Dame Mary Herring Centre, 387 Neerim Road, Carnegie 3163
“Mary Ranken Herring (1895 – 1981) was born on 31 March 1895 at Carlton, Melbourne. She studied at the University of Melbourne (MB, BS, 1921), graduating with first-class honours and several prizes in medicine, winning Blues in hockey and tennis and serving on the Students’ Representative Council. Her internship at the (Royal) Women’s Hospital shaped a commitment to advance women’s and children’s welfare.
In 1926 she established a clinic providing [ante-natal care] at the Prahran Health Centre. One day each week until 1945 she treated impoverished women, many with debilitating illnesses, who struggled to survive in sub-standard conditions, often worked throughout their pregnancy to provide for their families, and experienced high rates of maternal mortality.
Galvanised by this exposure, and her long association with the Melbourne District Nursing Society (vice-president, 1943-53), in 1934 Dr Herring joined George Simpson and Victor Wallacein opening the Women’s Welfare Clinic. Against opposition from some in the medical fraternity and conservative sections of society, she pioneered family planning services. While in her later years concerned that access to birth control had resulted in promiscuity, she maintained that, in the straitened circumstances of the 1930s, this assistance was vital for women who had no other access to medical care.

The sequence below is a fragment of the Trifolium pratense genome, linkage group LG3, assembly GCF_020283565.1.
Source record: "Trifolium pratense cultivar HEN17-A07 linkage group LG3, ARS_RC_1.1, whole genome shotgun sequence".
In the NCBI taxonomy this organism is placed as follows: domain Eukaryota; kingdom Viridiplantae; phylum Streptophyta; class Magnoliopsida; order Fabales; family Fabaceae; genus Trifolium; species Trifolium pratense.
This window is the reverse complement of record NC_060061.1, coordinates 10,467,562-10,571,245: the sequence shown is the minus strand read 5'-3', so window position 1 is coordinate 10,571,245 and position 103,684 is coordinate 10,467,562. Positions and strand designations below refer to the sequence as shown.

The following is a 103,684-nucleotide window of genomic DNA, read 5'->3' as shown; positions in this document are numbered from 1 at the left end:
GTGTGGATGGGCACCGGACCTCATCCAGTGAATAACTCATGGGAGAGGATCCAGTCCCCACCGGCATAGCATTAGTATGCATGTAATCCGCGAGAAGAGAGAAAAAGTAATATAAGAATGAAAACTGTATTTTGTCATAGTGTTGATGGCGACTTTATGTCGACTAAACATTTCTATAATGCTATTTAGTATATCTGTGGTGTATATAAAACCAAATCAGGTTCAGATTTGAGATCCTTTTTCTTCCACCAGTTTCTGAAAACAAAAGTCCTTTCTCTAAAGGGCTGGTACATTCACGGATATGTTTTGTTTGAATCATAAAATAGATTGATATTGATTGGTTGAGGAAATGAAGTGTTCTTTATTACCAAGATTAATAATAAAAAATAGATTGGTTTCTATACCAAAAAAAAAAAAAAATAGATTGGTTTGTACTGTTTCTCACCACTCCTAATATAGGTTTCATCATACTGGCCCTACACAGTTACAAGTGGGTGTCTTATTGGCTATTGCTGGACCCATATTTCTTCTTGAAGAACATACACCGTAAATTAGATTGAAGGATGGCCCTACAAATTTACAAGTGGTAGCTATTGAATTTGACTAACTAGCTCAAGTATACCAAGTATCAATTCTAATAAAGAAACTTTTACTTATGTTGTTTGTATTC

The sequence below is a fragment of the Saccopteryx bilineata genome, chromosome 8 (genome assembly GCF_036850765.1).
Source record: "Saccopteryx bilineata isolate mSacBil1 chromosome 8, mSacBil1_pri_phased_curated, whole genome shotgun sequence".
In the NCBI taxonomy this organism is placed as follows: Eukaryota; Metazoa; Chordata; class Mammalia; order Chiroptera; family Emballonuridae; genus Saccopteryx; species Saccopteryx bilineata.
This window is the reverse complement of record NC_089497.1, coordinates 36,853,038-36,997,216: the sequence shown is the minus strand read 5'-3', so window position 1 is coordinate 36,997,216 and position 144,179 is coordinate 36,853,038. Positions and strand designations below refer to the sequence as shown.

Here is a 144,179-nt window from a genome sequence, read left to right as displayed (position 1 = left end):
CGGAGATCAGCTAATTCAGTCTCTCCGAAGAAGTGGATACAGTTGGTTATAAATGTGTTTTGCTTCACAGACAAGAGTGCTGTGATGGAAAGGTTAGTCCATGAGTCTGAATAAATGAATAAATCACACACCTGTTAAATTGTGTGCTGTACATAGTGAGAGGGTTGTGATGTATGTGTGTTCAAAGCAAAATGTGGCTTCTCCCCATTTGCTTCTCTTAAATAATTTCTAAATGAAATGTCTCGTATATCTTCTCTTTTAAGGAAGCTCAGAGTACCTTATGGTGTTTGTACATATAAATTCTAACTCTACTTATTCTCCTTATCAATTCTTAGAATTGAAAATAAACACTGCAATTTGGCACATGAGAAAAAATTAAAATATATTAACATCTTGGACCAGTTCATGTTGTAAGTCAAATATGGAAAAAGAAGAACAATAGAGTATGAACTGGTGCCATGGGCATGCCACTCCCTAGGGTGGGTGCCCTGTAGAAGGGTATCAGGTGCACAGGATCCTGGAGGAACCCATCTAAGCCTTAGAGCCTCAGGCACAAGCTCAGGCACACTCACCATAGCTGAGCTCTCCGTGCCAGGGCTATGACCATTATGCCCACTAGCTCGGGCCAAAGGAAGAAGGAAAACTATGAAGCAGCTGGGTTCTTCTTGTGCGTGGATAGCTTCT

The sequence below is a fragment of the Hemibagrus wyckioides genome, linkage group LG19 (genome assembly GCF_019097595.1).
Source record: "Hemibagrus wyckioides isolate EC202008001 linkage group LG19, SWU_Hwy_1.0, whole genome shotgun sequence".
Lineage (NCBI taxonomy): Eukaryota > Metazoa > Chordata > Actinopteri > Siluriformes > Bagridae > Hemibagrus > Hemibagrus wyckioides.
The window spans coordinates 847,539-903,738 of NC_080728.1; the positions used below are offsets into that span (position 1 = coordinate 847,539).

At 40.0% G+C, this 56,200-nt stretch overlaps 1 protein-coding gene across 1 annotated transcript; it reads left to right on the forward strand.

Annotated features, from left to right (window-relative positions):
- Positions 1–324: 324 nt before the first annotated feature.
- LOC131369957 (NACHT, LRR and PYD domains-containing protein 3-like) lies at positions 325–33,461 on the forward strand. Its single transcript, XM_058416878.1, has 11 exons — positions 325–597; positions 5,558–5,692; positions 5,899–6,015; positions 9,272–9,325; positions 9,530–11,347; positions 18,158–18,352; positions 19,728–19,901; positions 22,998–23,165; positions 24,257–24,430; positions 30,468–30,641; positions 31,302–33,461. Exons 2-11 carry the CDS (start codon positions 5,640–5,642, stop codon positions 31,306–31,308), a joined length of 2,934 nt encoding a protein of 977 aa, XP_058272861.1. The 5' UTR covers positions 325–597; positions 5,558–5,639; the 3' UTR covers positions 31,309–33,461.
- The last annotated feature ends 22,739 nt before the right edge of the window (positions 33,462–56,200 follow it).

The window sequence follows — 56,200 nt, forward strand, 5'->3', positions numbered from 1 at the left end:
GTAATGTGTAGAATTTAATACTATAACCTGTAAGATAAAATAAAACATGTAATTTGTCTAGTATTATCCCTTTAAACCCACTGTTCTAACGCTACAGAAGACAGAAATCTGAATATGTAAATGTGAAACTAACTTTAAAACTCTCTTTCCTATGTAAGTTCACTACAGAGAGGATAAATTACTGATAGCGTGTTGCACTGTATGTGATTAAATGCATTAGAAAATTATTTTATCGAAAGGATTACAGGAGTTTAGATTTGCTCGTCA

With the outbreak of World War II, Mary Herring was active in the formation of the AIF Women’s Association to assist women while their husbands, sons and brothers fought overseas. [Later], Lady Herring put aside medical practice and assumed a wide range of official posts including those of founding president of the Victorian Council of Social Service, chairman of the Scantlebury Brown Memorial Trust, and deputy-president of the Victorian division of the Australian Red Cross Society and of the Victoria League. President of Toorak College council and of the Australian council of the Save the Children Fund, she was a tireless worker and patron for many charities, with particular interests in spastic and handicapped children, child-care organisations and amateur sporting organisations for girls and women. She was a member of the Lyceum and Alexandra clubs.
The Argus in 1949 described Lady Herring as an outstanding example of `selfless devotion to the service of others’: `calm, kindly, clear-minded, and intensely logical’. She was appointed a Commander of the Order of St John in 1953 and DBE in 1960. Dame Mary died on 26 October 1981 at Camberwell, Melbourne, predeceasing her husband by ten weeks, and survived by their daughters.”1